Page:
There’s no doubt about it — even the most seasoned gardeners have a hard time keeping their lawns green during summer.
We’ve researched the best tips for battling the heat...
Choosing the right grass
Counteract the hot Australian sun with a little forethought. Zoysia grass is highly tolerant of heat has very low mowing requirements. It looks great in summer, can be left alone in winter, and has low invasive properties so it won’t spread into your garden beds. It also recovers from neglect faster than others of its kind. Other types of low maintenance, drought-resistant grass include Couch Lawns and Buffalo Grass.
Know when to water
The best time to water your lawn is in the morning. This allows the soil to absorb water, and the grass will then go through photosynthesis during the day. Any later, and the sun will cause the water to evaporate and your grass will dry out. Watering at night doesn’t work as it creates a damp environment that’s prime for lawn disease.
Note: to build a strong and healthy lawn, give it a long soak two to three times a week instead of a short daily watering. This will create a deeper root system, which will help it fare better the next time summer comes around.
Mowing during summer
You’ll want to mow regularly but leave the grass as high as you can. You can do this by using the highest setting on your lawn mower. Taller grass retains moisture in the soil, and mowing your lawn will remind the grass it’s alive and will encourage growth.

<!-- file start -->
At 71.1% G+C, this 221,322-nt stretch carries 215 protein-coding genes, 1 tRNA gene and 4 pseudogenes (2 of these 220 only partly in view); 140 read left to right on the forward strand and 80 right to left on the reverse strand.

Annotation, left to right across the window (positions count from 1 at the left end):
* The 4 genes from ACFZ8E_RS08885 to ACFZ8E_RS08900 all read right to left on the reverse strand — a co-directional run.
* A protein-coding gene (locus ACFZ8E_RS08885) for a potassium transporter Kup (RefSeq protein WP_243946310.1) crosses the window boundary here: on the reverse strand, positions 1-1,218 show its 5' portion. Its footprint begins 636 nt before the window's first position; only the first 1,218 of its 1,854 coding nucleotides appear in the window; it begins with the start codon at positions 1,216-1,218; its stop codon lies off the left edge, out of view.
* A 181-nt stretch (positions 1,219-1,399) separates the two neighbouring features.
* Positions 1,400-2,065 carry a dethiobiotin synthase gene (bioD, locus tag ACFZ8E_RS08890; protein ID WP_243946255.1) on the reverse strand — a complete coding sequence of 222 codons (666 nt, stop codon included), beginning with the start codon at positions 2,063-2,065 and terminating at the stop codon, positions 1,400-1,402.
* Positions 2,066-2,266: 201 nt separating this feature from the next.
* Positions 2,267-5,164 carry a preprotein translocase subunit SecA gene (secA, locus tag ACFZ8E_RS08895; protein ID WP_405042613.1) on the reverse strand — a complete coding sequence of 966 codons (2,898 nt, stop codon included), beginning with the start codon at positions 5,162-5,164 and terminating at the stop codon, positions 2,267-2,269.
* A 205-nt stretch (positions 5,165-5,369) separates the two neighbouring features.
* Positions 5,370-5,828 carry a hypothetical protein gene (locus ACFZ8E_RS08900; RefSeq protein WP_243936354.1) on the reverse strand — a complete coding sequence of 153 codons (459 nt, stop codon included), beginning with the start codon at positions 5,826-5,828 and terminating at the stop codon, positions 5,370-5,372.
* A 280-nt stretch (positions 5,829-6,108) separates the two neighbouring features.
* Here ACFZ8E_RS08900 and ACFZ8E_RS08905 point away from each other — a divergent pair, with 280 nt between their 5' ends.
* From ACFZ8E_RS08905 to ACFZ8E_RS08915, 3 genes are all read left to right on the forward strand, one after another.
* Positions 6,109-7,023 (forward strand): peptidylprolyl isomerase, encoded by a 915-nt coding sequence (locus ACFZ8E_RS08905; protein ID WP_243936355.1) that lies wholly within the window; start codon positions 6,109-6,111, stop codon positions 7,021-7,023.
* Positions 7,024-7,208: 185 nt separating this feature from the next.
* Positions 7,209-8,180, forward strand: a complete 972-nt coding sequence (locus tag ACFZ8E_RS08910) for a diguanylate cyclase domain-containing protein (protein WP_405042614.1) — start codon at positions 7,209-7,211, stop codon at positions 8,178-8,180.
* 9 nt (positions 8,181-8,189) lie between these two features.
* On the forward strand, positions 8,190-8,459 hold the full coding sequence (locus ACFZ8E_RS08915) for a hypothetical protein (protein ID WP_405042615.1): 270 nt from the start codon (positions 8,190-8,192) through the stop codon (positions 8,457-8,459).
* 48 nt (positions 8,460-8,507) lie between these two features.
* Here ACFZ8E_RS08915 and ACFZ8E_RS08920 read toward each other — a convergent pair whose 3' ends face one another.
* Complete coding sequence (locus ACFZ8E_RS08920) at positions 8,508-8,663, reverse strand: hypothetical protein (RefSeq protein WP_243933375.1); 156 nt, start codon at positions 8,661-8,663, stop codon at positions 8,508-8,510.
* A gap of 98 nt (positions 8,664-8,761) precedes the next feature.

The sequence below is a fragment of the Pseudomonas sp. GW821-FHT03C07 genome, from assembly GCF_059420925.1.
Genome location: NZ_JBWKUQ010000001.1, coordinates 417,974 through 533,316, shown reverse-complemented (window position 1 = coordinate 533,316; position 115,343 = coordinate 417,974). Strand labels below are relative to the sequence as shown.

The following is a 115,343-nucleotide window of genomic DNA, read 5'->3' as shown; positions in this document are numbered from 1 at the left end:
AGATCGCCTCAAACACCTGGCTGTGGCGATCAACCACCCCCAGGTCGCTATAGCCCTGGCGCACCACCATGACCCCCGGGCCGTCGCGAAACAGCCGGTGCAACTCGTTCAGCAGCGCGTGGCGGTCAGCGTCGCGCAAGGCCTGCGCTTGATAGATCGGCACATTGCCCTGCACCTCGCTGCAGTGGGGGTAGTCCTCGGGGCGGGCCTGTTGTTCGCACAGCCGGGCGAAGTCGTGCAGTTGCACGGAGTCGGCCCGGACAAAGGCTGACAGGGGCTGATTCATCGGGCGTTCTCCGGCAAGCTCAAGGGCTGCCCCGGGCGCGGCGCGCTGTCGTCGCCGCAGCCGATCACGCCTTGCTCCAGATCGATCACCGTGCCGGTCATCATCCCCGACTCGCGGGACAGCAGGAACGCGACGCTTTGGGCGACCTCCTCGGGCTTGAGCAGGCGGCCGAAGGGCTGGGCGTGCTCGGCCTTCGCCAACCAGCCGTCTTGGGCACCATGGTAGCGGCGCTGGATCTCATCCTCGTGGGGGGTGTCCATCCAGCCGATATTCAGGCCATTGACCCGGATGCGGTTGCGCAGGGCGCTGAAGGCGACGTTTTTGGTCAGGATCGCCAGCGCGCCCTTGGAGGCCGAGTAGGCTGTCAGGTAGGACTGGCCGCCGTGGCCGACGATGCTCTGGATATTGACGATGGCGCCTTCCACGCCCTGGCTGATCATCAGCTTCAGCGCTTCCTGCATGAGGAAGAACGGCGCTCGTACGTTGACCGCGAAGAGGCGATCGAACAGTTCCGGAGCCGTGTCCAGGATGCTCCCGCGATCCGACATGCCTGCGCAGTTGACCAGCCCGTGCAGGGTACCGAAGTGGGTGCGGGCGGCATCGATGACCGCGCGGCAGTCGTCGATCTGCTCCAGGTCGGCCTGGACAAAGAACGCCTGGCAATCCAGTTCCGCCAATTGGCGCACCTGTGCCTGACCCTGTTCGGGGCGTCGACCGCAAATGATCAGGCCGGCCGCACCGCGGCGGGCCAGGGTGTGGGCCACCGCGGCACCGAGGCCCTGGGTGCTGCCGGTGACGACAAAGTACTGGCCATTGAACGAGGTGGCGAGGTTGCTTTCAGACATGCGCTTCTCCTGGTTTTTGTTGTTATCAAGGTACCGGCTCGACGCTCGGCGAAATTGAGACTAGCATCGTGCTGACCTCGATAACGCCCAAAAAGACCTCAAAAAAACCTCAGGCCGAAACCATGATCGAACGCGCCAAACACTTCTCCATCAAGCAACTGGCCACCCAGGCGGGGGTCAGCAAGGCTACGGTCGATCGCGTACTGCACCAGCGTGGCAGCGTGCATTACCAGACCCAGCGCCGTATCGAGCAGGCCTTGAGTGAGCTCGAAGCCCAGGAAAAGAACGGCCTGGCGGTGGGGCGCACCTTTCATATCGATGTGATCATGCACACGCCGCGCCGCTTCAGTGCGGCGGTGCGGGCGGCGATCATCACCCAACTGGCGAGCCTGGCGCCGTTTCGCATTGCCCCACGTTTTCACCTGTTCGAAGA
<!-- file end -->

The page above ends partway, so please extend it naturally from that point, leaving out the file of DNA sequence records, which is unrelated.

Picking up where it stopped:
Australia has tight water restrictions during summer, so it’s important you have back-up water collection systems you can use.
Install a rainwater tank beneath the downspouts on your gutters. You might want to consider including a ‘first flush’ device which will route the first 20 or so litres of run-off into a separate small tank. This ‘first flush’ water will contain dust, bird droppings and small leaves, so you can use this entirely on your lawn and reserve the second catchment for other purposes.
You can capture water within your home, too. Place a bucket in your shower to catch the first seconds of cold water while you wait for it to heat up. Leave the bucket in the shower until it gets full, and then empty it on your lawns.
Where available, in recent years most new homes have been connected to the ‘third pipe’ wastewater system, giving access to non-purified water for general usage. If you have this – it’s frequently a purple tap in your garden – you should always use it as your primary source to water your lawn.
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